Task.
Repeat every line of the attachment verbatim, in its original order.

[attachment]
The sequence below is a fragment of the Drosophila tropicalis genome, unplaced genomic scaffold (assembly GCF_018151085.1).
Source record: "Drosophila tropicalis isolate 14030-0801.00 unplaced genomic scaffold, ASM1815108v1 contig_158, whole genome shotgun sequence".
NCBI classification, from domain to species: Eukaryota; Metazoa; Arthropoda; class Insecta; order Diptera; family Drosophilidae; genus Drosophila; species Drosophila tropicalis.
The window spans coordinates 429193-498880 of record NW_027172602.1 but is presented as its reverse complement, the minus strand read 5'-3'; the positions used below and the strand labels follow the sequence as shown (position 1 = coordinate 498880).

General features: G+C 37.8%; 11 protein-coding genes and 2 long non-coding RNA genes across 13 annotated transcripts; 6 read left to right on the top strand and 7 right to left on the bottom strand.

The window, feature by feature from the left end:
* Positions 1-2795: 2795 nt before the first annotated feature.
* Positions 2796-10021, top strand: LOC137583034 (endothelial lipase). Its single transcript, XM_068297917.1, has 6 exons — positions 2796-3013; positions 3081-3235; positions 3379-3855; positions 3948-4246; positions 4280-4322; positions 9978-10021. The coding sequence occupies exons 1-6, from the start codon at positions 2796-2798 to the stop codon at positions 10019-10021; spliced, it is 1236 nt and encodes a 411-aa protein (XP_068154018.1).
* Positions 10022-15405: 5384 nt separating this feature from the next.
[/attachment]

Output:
The sequence below is a fragment of the Drosophila tropicalis genome, unplaced genomic scaffold (assembly GCF_018151085.1).
Source record: "Drosophila tropicalis isolate 14030-0801.00 unplaced genomic scaffold, ASM1815108v1 contig_158, whole genome shotgun sequence".
NCBI classification, from domain to species: Eukaryota; Metazoa; Arthropoda; class Insecta; order Diptera; family Drosophilidae; genus Drosophila; species Drosophila tropicalis.
The window spans coordinates 429193-498880 of record NW_027172602.1 but is presented as its reverse complement, the minus strand read 5'-3'; the positions used below and the strand labels follow the sequence as shown (position 1 = coordinate 498880).

General features: G+C 37.8%; 11 protein-coding genes and 2 long non-coding RNA genes across 13 annotated transcripts; 6 read left to right on the top strand and 7 right to left on the bottom strand.

The window, feature by feature from the left end:
* Positions 1-2795: 2795 nt before the first annotated feature.
* Positions 2796-10021, top strand: LOC137583034 (endothelial lipase). Its single transcript, XM_068297917.1, has 6 exons — positions 2796-3013; positions 3081-3235; positions 3379-3855; positions 3948-4246; positions 4280-4322; positions 9978-10021. The coding sequence occupies exons 1-6, from the start codon at positions 2796-2798 to the stop codon at positions 10019-10021; spliced, it is 1236 nt and encodes a 411-aa protein (XP_068154018.1).
* Positions 10022-15405: 5384 nt separating this feature from the next.